Originating from Germanic mythology, legends of kobolds have survived into modern times in German folklore. They are usually invisible, but can materialize in the form of an animal, fire, a human being, and a candle. Common depictions show them as humanlike figures, the size of small children. They are depicted as living in human homes and wearing clothing of peasants. These kobolds perform domestic chores or play malicious tricks, if insulted or neglected. Famous kobolds of this type include King Goldemar, Heinzelmann, Hödekin. In some regions, kobolds are known by local names, such as the Galgenmännlein of southern Germany and the Heinzelmännchen of Cologne. Some live in mines and are depicted as hunched and ugly. The ones that live on ships called Klabautermann smoke pipes and wear sailor clothing, and help sailors.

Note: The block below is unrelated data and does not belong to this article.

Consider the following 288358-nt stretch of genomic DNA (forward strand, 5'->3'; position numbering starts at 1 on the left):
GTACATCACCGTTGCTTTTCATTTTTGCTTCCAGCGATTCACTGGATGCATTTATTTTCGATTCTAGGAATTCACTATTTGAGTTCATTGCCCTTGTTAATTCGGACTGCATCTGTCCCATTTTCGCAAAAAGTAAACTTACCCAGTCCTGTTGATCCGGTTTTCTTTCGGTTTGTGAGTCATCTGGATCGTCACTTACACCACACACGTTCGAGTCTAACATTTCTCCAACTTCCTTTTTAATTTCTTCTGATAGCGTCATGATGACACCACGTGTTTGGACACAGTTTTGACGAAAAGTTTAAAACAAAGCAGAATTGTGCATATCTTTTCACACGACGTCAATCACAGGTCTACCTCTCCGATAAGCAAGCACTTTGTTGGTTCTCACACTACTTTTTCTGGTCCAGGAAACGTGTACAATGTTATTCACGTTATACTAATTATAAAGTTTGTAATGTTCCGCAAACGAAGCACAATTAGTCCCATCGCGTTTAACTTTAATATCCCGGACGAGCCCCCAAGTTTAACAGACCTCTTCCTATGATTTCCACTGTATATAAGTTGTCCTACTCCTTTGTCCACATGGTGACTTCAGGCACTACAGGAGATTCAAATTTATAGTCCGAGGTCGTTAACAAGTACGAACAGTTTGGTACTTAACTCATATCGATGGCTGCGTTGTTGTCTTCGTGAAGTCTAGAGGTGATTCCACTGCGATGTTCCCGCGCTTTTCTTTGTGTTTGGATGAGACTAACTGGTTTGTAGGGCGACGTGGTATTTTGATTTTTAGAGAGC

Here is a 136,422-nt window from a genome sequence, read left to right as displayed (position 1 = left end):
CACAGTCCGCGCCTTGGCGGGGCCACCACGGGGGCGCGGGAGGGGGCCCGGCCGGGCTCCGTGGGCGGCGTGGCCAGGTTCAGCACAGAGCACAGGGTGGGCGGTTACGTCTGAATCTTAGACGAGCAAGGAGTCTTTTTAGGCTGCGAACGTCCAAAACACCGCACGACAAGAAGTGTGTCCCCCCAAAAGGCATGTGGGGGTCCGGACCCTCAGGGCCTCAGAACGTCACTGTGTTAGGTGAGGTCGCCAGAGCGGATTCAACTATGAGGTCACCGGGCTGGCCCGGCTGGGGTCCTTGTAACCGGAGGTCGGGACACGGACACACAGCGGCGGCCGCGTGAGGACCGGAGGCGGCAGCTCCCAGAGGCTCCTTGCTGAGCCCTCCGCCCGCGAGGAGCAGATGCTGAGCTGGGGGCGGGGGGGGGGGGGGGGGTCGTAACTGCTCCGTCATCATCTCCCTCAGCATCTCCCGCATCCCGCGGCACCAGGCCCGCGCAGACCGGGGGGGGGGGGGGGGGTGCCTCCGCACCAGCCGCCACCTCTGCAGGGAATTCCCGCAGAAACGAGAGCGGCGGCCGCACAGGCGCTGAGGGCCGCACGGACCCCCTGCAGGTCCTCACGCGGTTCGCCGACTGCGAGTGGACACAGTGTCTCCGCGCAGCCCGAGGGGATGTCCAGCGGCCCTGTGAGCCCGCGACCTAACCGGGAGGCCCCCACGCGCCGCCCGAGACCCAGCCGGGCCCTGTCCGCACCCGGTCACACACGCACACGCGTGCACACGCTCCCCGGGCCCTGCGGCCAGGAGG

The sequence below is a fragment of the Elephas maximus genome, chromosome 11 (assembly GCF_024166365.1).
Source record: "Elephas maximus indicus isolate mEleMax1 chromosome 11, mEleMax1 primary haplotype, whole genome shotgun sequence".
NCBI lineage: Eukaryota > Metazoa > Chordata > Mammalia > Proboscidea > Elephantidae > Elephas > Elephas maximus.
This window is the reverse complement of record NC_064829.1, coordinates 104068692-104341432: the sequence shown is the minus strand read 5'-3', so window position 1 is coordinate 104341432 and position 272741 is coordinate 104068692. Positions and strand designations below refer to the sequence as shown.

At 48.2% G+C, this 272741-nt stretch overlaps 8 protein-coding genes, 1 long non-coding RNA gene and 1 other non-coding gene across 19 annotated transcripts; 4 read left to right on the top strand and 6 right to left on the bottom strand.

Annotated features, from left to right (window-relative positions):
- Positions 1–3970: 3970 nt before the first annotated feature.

Stories of kobolds date to at least the 13th century, when German peasants carved kobold effigies for their homes. There is a similar German room spirit called kofewalt. The name of the element cobalt comes from the creature’s name, because medieval miners blamed the sprite for the poisonous and troublesome nature of the typical arsenic ores of this metal (cobaltite and smaltite) which polluted other mined elements.